For today’s mothers, there are a number of ways to keep kids busy during summer and keep them from interfering with the household chores.
Before there’s television; now it’s video games — whether played on a 50-inch 3D smart TV, an iPad, a desktop computer or any smartphone.
Mothers think it’s perfectly all right because as they go about cleaning the house and preparing dinner, they know their kids are having fun at home — safe and quiet. It’s cheaper than hiring a babysitter in the long run.
What many of them don’t know is that hours spent gazing at those electronic screens can result in permanent damage to the kids’ eyesight.
Helen Hancock is one typical mother who didn’t realize the terrible toll computer screens are taking on her 10-year-old daughter Rhiannah until she took her for a vision test, according to Daily Mail. The kid’s sight had deteriorated rapidly over the summer months.
“I asked her optician if he thought it was because Rhiannah had spent so much time on computers while I was working and he said that the increase in her prescription had been so rapid that he couldn’t imagine what else could have caused it,” Hancock tells the newspaper. “He recommended limiting her access to screens to slow the decline.”
“I felt terribly guilty thinking that I could have prevented the deterioration in Rhiannah’s sight. While she has worn glasses since she was eight, she now has a prescription of -4.75, more than two whole points worse than it was before last summer. She really struggles to see without her glasses.”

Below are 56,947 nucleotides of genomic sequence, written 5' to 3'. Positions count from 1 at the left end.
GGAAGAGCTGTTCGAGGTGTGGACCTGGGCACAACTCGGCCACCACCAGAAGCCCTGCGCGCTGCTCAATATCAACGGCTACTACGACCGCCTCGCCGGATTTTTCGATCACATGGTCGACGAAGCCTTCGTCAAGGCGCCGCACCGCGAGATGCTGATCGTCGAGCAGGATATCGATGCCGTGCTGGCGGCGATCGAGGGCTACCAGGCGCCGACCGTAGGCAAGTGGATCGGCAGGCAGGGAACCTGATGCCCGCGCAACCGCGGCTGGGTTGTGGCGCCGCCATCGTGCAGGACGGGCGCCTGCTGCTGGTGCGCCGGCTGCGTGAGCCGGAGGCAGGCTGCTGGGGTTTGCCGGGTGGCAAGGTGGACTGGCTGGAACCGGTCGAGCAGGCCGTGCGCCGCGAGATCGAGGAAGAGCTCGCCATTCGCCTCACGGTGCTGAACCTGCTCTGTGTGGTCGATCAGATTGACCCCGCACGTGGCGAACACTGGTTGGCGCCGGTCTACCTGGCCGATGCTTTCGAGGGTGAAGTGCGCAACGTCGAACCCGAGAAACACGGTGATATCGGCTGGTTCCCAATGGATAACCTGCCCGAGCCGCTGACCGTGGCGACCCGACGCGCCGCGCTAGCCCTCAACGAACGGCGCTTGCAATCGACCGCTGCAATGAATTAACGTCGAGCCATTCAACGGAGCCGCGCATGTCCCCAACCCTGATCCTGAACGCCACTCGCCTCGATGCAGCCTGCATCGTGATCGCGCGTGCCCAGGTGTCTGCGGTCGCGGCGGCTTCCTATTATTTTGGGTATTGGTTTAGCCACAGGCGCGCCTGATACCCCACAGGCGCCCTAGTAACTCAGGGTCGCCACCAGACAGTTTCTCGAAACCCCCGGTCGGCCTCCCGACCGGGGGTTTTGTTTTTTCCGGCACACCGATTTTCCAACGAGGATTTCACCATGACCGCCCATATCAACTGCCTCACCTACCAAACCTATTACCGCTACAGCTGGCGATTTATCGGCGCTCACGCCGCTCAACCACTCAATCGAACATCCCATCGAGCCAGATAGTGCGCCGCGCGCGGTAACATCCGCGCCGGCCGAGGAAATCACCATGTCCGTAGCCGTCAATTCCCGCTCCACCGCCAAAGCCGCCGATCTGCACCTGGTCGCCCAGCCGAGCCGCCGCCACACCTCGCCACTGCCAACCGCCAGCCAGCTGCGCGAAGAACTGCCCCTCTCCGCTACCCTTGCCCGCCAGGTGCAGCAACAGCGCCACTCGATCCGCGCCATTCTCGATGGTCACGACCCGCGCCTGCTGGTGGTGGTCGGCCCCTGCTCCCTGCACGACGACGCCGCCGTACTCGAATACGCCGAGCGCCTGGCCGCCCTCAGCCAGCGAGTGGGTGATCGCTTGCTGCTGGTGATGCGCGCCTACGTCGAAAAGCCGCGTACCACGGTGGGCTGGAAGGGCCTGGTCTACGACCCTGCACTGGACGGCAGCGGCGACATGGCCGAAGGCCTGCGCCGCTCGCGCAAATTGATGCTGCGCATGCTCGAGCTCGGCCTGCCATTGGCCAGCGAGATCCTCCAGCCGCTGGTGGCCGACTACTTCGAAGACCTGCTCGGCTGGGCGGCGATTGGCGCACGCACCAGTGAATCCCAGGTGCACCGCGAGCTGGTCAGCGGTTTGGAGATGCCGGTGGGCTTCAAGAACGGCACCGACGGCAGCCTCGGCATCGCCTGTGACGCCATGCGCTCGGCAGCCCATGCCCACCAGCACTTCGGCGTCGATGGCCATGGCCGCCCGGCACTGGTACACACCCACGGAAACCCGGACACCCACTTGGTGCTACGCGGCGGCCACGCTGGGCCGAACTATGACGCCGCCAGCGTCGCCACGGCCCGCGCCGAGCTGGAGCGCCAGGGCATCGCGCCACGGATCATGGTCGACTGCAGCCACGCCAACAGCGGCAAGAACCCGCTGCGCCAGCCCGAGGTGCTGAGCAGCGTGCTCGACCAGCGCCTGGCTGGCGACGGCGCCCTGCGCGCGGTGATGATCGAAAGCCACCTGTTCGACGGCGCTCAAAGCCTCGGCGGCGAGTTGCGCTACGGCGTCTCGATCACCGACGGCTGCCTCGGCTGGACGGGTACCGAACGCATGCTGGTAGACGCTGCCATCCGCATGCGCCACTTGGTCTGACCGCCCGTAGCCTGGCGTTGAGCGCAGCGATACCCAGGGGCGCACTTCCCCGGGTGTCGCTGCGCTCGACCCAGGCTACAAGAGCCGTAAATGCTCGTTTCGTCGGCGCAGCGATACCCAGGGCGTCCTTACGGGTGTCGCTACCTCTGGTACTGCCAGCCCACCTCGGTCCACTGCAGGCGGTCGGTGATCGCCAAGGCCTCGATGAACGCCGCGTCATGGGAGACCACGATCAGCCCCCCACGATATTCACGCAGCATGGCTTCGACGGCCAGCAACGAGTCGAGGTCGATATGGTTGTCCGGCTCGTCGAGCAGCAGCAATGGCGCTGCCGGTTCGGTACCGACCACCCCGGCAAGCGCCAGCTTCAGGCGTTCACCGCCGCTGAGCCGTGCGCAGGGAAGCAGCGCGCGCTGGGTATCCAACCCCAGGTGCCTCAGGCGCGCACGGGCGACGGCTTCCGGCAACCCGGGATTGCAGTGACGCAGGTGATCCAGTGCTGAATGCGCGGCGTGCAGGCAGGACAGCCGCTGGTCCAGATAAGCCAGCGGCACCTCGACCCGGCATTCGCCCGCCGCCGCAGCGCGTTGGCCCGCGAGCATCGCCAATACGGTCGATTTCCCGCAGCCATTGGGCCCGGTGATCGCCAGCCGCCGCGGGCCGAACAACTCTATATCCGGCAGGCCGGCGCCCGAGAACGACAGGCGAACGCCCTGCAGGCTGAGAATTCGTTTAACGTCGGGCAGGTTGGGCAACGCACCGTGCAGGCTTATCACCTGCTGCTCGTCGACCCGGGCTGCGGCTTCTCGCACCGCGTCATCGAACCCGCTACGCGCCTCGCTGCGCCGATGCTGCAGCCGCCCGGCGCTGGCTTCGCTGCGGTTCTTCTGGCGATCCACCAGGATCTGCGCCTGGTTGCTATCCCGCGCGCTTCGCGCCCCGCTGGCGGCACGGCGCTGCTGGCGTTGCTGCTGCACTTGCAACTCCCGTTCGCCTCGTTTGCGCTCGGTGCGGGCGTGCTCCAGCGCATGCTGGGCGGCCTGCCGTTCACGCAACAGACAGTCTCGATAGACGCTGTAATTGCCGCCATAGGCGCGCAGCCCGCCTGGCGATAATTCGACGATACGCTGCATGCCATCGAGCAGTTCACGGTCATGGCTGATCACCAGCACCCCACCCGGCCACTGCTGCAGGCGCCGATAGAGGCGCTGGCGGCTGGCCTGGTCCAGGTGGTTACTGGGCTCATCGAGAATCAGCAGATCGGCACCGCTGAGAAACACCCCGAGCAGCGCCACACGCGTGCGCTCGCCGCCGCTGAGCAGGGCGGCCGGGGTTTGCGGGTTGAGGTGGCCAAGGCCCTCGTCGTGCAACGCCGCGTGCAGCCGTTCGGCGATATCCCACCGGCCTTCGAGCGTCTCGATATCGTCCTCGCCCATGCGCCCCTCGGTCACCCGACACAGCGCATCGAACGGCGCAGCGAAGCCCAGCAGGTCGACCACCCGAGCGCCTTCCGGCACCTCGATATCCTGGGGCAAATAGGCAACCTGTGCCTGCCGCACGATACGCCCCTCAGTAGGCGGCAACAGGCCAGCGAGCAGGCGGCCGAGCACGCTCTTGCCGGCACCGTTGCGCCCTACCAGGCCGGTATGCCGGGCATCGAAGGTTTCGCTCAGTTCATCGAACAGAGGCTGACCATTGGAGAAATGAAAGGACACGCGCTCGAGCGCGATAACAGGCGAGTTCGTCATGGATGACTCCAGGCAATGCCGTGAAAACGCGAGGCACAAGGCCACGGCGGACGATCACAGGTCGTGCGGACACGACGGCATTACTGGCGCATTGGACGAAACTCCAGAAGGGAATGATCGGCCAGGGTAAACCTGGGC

In Britain, experts are noting a rise in the number of young children who are myopic or short-sighted, and they attribute this to the kids’ constant use of electronic gadgets. Cases of myopia used to happen during puberty, but now they are getting younger and younger.
Experts also note that many of the cases are children from well-off families, and this is partly because they are the ones who can afford the relatively expensive electronic gadgets and screens.
“We are seeing a general trend towards myopia, and studies suggest that children from better socio-economic backgrounds are more likely to be affected,” says Joanne Hancox, a consultant in paediatrics at London’s Moorfields Eye Hospital.
“It’s also much more common in cities. One of the theories is that children who play outside are less likely to have myopia.
“Outside you have more cause to look into the distance than inside, where you’re more likely to be doing close-up activities involving reading, writing and screens.”
And children are very vulnerable to developing myopia because their eyes are still developing.
“There are a number of factors involved in the increase of myopia, but I have no doubt that the early use of handheld computers plays a big role,” says Dr. Maria Liu, head of the new Myopia Control Clinic at the School of Optometry, Berkeley.
She explains that if the kid’s eyes do a lot of close-up activity, they will think that this is the “normal state” and may become less effective in looking at longer distances.
We often take our eyesight for granted. But our eyes, especially our kids’, need a lot of caring and protection.
So take another look at those handheld computers we give to our kids to keep them busy and quiet. They may not be as harmless as they look.
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